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Instabilités des membranes lipidiques inhomogènes. Implications biologiques.

Abstract : Lipid vesicles are a paradign for the study of mechanical and physicochemical properties of cellular membranes. They have been widely studied for about thirty years and, in the case of double-layered homogeneous vesicles, their properties are well understood. It is now possible to create vesicles with a mixture of lipids. In such systems, phase separation can occur leading to the formation of domains of different composition. Similar structures of small size, called ' rafts', can exist in the cellular membranes. Various experiments on multiphasic vesicles show that this inhomogeneity tends to destabilize the shape. We have modelled three different instabilities observed in experiments to gain insight on the mechanical properties of the vesicles and how they are affected by phase doamins. Two of these instabilities are associated with deformations out of the bilayer plane: the rupture of a tube of membrane, caused by internal mechanical constraints, and the ejection of a domain of a stretched vesicle, either by the absorption of molecules or by a change of the osmotic pressure. Finally, we have modelled the hydrodynamic behavior of the bilayer and introduce a concept of viscosity associated with its two-dimensional character.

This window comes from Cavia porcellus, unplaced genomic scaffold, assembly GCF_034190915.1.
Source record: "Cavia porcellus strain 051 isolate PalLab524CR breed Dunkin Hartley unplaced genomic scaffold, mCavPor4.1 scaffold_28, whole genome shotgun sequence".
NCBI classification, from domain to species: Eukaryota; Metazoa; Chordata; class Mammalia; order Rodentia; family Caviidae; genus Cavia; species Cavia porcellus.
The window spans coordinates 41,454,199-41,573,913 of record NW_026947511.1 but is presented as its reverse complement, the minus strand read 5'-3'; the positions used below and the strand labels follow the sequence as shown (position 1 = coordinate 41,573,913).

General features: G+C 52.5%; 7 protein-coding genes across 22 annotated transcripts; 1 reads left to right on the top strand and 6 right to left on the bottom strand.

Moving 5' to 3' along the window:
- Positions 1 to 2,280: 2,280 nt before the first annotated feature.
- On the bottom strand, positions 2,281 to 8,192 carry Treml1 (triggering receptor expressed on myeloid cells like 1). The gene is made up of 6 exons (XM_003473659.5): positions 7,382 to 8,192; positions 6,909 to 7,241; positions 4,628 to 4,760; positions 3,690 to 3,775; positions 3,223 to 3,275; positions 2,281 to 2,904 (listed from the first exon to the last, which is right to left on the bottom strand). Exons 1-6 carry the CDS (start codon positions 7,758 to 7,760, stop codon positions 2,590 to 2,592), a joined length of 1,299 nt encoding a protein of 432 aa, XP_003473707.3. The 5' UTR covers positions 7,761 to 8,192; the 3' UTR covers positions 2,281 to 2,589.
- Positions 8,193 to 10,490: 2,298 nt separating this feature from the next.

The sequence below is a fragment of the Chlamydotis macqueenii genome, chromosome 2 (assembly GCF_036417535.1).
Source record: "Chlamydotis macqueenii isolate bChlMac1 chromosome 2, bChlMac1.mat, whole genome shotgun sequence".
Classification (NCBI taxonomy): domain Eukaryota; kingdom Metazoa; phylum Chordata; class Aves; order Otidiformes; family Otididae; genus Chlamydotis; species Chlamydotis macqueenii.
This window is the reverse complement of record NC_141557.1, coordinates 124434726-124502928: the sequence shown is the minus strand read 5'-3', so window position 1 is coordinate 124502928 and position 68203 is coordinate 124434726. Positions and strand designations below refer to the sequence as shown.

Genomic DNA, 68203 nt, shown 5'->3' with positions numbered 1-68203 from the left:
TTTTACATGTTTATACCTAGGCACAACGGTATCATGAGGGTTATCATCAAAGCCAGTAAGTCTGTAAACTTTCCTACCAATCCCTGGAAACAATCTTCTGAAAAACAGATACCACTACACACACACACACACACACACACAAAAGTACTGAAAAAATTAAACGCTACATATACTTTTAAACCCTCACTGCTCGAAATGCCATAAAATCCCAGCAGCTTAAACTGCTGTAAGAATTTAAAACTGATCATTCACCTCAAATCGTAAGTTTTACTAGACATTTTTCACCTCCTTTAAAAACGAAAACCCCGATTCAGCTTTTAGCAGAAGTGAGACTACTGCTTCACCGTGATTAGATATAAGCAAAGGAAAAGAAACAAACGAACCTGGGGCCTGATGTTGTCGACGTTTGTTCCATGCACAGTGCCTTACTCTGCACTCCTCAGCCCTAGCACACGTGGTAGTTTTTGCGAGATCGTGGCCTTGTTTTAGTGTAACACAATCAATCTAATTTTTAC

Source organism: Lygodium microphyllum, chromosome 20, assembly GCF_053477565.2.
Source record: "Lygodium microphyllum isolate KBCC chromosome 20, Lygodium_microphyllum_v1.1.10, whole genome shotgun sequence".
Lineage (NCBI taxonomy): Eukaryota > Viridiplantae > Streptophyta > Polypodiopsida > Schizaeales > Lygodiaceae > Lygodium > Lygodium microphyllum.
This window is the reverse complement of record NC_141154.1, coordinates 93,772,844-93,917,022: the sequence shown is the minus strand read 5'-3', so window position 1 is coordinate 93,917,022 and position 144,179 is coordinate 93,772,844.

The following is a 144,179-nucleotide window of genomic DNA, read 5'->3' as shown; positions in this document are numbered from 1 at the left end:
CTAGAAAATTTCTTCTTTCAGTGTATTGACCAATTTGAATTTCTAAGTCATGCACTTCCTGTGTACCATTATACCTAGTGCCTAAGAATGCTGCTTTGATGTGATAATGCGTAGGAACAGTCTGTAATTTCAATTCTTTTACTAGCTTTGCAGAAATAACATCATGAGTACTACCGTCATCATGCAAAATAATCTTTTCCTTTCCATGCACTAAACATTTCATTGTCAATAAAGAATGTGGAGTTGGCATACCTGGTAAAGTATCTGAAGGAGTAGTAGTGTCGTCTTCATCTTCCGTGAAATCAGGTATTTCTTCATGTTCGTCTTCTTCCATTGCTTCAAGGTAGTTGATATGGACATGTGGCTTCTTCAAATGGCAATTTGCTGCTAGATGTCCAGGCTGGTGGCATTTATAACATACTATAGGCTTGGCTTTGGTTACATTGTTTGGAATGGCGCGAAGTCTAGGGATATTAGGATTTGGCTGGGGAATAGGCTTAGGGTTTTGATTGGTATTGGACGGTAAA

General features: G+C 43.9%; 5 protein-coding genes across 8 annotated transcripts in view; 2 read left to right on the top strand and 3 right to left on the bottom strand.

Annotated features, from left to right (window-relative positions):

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Contributor : Jean-Marc Allain <>
Submitted on : Tuesday, January 10, 2006 - 9:58:05 AM
Last modification on : Thursday, December 10, 2020 - 12:38:10 PM
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  • HAL Id : tel-00011333, version 1


Jean-Marc Allain. Instabilités des membranes lipidiques inhomogènes. Implications biologiques.. Biophysique []. Université Paris-Diderot - Paris VII, 2005. Français. ⟨tel-00011333⟩



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